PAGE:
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The mixed message with Net Promoter

A couple weeks ago I wrote about the mixed message between our internal systems and the words we use to inspire customer-focused change. One simple example of this is NPS, or Net Promoter Score. According to the Net Promoter web site, NPS "is a straightforward metric that holds companies and employees accountable for how they treat customers." But, these words ,"how they treat customers," don’t seem to align with the specific NPS metric.

For those who are not familiar with the metric, NPS is calculated from one simple question, "How likely are you to recommend xyz company to a colleague or friend?" The graphic below is from the Net Promoter website showing how the metric is calculated.


So, here is the mixed message. The metric seems to say, how can you help me? But, customer-focused organizations are asking how can we help you succeed. I understand the logic that customers are more likely to recommend you if they are satisfied with the products and services you provide. I get that. But these words seem different than the metric. 

Please don’t get me wrong, I think asking intentions to recommend is an extremely important measure. This question should be a standard in all customer perception surveys. I’m merely questioning whether or not this metric should be used to incentivize and motivate customer-focused behaviors. What do you think?

Note: The post was originally published in Customer Connection on 3/9/2009.

About the Author

Leslie Pagel

Leslie Pagel

As vice president of customer experience, Leslie is responsible for incorporating the voice of Walker’s customers into the solutions development process. To do this, Leslie spends the majority of her time interacting with Walker account teams, clients, and prospective clients to understand their business challenges. She coordinates several listening posts that are used to drive strong client relationships and enhance our consulting and technology capabilities.

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0 thoughts on “The mixed message with Net Promoter

  1. Leslie,

    I totally agree that the priority for any customer-focused organization is to help customers ("you"). But without any kind of metric to gauge how customers feel feel about your organization, you’re really just guessing how to respond to customers’ needs.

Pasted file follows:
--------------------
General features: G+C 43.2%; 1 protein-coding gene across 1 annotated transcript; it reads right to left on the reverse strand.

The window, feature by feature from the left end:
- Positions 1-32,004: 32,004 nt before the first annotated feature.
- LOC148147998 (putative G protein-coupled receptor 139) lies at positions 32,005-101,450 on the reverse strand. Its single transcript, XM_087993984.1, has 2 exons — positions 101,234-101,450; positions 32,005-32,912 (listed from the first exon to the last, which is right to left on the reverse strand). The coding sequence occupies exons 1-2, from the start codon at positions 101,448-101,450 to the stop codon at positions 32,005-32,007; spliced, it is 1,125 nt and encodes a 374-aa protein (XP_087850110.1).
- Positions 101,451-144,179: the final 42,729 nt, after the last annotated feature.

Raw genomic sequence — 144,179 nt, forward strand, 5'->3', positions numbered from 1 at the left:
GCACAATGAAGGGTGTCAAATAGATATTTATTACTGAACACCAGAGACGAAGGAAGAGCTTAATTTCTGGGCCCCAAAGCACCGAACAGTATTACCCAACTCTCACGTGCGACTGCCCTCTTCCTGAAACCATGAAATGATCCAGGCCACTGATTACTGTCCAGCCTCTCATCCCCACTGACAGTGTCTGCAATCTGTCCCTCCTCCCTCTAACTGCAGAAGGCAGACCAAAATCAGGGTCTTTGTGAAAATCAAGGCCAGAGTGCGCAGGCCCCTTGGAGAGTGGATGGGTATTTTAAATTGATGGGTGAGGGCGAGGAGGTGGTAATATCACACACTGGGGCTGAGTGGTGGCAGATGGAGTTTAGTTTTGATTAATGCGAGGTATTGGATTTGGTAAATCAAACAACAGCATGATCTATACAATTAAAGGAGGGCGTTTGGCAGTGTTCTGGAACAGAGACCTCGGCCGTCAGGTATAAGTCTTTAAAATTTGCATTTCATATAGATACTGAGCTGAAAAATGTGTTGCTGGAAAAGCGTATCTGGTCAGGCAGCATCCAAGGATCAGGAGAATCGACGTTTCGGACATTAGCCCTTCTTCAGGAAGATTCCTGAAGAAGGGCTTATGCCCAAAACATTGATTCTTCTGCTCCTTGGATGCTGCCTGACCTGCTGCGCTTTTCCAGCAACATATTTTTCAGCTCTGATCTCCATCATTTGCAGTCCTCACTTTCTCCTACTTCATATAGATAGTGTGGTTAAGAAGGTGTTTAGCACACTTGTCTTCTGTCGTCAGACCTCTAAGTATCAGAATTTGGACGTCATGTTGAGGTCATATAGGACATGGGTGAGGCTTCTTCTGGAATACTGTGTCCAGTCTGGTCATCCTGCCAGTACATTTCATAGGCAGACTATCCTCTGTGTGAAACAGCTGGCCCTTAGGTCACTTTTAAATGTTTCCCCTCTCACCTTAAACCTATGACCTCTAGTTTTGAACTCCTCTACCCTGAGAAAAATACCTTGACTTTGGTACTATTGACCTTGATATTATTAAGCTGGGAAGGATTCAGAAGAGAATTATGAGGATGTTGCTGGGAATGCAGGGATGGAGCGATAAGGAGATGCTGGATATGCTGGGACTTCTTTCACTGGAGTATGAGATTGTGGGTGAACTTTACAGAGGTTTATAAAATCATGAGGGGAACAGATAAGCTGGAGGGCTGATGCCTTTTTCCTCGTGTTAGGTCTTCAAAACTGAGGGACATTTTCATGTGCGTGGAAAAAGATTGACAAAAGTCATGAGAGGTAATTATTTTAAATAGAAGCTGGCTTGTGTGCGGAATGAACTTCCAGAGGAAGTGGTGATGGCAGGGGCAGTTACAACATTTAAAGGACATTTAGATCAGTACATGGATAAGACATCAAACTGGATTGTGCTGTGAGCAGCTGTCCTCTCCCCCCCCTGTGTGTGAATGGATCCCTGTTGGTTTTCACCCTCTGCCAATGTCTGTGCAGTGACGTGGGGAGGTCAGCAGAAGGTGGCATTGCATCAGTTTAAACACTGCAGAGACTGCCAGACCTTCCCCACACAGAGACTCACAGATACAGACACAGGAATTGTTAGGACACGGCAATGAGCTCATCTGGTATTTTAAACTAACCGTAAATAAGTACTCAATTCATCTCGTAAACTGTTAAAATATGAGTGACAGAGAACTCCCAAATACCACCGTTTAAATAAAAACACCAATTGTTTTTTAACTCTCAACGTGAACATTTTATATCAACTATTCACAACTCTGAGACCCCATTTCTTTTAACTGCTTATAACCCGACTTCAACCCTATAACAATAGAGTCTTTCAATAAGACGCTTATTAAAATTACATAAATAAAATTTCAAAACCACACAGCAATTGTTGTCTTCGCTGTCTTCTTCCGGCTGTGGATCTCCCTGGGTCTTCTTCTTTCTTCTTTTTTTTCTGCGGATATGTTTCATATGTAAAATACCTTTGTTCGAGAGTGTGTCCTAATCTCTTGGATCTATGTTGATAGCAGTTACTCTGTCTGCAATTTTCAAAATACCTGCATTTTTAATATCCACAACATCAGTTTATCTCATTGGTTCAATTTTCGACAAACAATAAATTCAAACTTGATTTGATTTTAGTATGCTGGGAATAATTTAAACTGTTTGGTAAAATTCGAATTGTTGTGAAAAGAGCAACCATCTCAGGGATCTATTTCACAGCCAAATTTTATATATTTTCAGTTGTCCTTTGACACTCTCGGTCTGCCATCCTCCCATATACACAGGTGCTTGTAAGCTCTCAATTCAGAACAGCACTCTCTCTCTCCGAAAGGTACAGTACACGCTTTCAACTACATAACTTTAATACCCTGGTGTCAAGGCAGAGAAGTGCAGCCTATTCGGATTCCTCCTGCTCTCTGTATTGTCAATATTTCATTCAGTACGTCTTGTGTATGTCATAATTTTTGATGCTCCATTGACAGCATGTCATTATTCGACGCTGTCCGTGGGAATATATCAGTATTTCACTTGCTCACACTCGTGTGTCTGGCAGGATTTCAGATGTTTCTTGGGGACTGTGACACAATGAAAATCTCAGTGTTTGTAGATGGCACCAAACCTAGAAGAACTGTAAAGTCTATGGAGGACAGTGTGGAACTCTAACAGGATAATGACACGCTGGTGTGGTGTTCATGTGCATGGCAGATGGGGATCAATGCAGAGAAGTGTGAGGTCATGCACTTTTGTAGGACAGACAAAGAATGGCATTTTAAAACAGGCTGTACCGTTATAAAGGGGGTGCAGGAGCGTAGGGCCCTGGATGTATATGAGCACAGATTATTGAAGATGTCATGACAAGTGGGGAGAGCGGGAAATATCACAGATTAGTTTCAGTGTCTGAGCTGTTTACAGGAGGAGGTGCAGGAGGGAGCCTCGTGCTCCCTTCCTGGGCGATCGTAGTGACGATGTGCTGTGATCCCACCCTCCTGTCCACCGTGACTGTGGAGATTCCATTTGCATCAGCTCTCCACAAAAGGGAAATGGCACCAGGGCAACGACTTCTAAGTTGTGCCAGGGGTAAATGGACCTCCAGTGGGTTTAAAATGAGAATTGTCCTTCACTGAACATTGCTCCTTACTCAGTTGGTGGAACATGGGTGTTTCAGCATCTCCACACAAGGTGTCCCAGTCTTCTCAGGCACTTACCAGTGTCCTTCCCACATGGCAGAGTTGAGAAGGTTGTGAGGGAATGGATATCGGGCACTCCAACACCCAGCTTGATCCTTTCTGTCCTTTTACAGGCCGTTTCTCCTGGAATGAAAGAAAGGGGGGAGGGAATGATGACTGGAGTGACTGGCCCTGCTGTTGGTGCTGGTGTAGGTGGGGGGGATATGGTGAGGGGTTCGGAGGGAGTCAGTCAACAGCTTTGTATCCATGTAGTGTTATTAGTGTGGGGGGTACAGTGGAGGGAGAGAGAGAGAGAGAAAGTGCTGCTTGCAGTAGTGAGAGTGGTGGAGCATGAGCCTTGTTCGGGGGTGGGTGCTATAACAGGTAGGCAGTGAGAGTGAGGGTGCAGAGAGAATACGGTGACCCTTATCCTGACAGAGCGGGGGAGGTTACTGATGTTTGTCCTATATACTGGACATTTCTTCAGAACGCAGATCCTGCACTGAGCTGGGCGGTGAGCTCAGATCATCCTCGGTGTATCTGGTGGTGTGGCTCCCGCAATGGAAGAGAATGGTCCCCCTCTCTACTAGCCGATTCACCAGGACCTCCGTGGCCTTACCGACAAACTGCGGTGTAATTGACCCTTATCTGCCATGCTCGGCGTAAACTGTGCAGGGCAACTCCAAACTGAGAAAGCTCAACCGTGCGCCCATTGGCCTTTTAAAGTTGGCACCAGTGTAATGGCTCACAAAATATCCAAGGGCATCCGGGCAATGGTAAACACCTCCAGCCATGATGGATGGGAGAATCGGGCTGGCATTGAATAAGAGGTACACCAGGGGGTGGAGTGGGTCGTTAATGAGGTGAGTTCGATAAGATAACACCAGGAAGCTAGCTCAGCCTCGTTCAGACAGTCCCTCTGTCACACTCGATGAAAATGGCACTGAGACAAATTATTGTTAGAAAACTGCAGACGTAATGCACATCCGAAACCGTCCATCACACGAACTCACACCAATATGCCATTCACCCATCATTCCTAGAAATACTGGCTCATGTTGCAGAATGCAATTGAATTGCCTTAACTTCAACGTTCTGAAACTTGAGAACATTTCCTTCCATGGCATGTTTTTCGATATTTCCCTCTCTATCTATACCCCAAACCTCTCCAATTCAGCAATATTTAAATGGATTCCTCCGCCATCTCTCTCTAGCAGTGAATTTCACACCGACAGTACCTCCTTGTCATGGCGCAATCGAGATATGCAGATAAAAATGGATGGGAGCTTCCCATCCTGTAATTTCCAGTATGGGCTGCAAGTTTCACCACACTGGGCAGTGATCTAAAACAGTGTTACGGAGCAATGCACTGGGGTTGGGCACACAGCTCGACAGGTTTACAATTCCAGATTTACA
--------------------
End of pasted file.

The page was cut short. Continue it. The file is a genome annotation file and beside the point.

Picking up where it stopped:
NPS is a terrific metric because it helps you understand what you’re customers are feeling about you, your product, or your service. If they don’t feel positive enough to recommend your service/product/company, then all the customer-focused changes or messaging you push out won’t be as effective.

    It’s like what Jerry Maguire said to his client — "Help me help you." That doesn’t mean you’re ignoring your customer’s needs. It means you’re getting the proper feedback so you CAN help them in the first place.


    Michael E. Rubin
    847-370-3421 // // twitter: merubin

  2. Michael,
    Thank you for the comment. I agree that NPS gives a sense for how your customers feel. Intent to recommend is an important metric and should be tracked. But, I question if NPS is the right metric to use for incentivizing customer-focused behaviors simply because the metric itself is not explicitly about the customer. Some examples of customer metrics that I’ve seen used include: a measure of customer financial performance, % of customers who agree that the product/service has had a positive financial impact, and a common metric used with customer support is first time resolution. While there is no perfect metric, I like how these emphasize the benefit to the customer. It says clearly – we’re focused on you.


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